Do we really need a “social” supply chain?

This post has already been read 20811 times!

Social Supply ChainThere’s a lot of talk out there about supply chains “going social”. But what does that really mean? I recently came across a report from McKinsey that I had saved because I thought it raised some really interesting points.

In their “Building the Supply Chain of the Future” piece, McKinsey recognized that future supply chains will have the same information that they do now, but will use it very differently. An important piece of their argument is based on what is happening with social technologies. In today’s complex global supply chain environment, much of an enterprise’s value lies beyond its four walls. McKinsey found that the highest socially networked organizations are realizing competitive gains and performance improvements relative to their less networked peers. The more than 4200 global executives McKinsey surveyed found that boundaries among employees, vendors, and customers are blurring, and that social media is increasingly crucial for forging connections with customers and vendors and successfully navigating the external environment.

So let’s fast-forward a few years and assume that McKinsey’s trends continue. Can supply chains really become social, and do we even want a social supply chain?  From my experience at One Network I can confidently say “yes” to both questions. In addition to the benefits that McKinsey listed above, I can add increased working capital, decreased inventories, near zero system latency, and improved service levels as benefits of going social.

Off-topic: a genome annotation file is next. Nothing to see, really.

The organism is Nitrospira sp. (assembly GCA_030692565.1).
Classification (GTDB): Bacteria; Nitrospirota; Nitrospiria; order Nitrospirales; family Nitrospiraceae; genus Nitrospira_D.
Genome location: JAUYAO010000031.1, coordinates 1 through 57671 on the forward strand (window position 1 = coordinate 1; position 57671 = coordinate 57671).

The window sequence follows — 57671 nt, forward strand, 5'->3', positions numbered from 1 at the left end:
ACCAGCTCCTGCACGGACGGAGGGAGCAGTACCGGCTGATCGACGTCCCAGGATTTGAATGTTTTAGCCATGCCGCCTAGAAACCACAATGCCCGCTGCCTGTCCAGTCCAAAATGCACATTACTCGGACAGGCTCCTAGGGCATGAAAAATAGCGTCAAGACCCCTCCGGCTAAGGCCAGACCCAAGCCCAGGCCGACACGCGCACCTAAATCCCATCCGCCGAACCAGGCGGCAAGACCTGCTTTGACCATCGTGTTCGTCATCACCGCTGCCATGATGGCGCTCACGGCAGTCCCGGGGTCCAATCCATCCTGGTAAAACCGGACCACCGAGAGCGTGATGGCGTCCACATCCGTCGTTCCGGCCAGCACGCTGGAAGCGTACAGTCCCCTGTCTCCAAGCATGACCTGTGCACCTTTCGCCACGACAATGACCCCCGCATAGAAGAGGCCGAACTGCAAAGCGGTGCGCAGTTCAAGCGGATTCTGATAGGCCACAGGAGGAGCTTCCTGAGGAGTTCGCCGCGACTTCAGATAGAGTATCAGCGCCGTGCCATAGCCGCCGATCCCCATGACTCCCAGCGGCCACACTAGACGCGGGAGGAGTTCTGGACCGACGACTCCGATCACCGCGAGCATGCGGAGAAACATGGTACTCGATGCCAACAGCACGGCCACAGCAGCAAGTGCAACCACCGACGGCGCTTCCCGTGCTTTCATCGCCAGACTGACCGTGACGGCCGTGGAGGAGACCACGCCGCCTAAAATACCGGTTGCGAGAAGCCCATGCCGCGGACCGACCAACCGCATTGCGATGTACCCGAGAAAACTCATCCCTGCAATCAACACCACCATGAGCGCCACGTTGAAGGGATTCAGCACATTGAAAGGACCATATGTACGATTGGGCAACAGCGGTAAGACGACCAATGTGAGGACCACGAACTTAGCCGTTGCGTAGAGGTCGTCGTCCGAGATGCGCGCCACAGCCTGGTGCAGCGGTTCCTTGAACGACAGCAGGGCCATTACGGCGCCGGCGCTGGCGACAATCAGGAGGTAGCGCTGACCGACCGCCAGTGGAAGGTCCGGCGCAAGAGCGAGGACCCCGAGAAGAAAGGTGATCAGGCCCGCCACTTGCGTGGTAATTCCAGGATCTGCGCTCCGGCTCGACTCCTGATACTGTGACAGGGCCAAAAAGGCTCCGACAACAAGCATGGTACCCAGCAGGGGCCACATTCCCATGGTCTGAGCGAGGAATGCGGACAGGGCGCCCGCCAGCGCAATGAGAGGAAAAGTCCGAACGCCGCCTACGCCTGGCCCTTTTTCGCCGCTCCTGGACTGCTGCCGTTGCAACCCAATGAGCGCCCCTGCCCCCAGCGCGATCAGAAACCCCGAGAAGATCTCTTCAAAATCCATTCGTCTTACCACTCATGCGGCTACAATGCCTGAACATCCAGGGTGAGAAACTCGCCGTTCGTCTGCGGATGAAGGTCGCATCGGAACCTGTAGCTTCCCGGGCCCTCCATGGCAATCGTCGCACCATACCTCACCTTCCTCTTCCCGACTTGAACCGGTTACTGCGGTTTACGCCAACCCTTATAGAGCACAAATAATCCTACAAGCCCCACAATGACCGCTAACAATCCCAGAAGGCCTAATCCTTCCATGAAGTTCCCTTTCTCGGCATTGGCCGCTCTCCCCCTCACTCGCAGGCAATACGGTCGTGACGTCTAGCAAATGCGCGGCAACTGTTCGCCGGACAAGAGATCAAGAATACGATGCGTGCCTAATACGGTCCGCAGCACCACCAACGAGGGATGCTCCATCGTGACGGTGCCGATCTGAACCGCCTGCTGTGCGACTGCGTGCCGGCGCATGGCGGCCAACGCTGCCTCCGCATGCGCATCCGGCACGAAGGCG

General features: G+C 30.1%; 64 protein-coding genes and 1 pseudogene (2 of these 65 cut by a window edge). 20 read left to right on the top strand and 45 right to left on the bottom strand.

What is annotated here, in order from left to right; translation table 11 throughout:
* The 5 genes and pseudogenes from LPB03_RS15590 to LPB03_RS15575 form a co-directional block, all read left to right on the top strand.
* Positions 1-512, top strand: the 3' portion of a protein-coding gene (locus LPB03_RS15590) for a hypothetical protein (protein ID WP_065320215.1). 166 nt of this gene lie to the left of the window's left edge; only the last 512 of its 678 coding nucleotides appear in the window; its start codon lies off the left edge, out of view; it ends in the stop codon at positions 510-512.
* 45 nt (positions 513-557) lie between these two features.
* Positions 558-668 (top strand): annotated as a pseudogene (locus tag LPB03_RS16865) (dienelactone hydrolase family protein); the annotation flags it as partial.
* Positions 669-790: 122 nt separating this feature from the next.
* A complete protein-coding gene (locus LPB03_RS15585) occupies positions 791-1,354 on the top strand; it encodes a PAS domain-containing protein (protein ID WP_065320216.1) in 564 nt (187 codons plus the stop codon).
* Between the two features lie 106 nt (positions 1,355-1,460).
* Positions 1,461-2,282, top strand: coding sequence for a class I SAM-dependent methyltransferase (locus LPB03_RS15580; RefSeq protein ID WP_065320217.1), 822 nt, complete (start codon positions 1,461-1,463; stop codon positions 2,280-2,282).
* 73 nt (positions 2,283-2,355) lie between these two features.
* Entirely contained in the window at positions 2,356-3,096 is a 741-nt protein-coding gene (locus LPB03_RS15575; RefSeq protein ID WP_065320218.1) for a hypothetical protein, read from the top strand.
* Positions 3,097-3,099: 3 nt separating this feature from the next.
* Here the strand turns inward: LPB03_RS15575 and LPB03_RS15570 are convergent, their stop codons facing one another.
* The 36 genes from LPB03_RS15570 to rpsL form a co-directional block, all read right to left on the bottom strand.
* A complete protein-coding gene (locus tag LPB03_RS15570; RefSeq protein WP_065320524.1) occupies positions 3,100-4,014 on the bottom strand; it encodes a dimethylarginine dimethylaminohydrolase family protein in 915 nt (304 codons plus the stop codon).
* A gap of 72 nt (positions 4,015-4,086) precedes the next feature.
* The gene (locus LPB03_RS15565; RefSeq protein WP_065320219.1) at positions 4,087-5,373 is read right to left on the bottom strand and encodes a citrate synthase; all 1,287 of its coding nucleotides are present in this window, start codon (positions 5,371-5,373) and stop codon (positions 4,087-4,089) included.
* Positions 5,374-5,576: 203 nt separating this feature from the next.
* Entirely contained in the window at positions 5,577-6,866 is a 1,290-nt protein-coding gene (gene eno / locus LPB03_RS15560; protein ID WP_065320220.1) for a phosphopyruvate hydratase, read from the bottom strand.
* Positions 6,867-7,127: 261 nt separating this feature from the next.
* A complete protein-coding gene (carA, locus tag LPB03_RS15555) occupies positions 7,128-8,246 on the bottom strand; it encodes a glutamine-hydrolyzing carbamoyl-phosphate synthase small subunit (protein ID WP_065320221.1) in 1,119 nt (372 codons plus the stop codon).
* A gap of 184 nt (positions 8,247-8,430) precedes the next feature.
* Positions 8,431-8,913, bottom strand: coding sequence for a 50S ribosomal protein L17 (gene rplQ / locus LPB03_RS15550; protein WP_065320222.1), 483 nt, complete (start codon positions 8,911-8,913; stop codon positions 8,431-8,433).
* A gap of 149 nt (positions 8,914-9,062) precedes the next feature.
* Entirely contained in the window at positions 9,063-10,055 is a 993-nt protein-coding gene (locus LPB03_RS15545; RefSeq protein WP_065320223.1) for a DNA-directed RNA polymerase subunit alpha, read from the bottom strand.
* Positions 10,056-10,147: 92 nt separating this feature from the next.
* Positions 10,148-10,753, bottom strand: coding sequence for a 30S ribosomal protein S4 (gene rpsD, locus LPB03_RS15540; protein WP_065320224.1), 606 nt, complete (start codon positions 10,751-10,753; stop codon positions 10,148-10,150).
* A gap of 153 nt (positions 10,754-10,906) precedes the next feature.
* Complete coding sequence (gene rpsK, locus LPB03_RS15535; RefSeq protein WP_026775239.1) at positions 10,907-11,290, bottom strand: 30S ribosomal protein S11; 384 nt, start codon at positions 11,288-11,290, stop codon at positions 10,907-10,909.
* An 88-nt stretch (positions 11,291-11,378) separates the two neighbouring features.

The challenge to going “social” is to successfully model the complex web of real-world relationships found in today’s supply chains. For example, consider the unprecedented success of Facebook. With a user base of nearly 1 billion and growing, Facebook is easily the most successful social network. But why did it succeed where MySpace and Friendster failed? One thing that Facebook got right and other competing social networks (e.g. Myspace, Friendster) did not, is that a Facebook user’s social network better reflects real-life interactions. In almost every case you become Facebook friends only after you have met them in real life. Facebook is successful because it lowers information barriers between people who have already demonstrated the desire to communicate with each other in the real world.

On the other hand, Facebook’s missteps have come when it has tended to be a too open with how and with whom its members’ information is shared. How often are you in the same room with your boss, college friends, co-workers, parents, and next-door neighbor?  In the real world, we allow these groups to access different kinds of information about ourselves and each other, and periodically Facebook has come under intense criticism because these groups are suddenly able to interact with each other in a way that seems unnatural.

Your fully-realized social supply chain can only emerge after the right balance is found between capturing the complexity of real-world relationships found in your supply chains without being too open. What kind of technology can enable this? The answer is a network-based platform that will allow each member of the supply chain to easily connect and share the right kind of information. To my knowledge, there’s only one technology that has been demonstrated to do this successfully—a many-to-many network.

What do you think? Please respond via Linked In or Twitter…

Aaron Pittman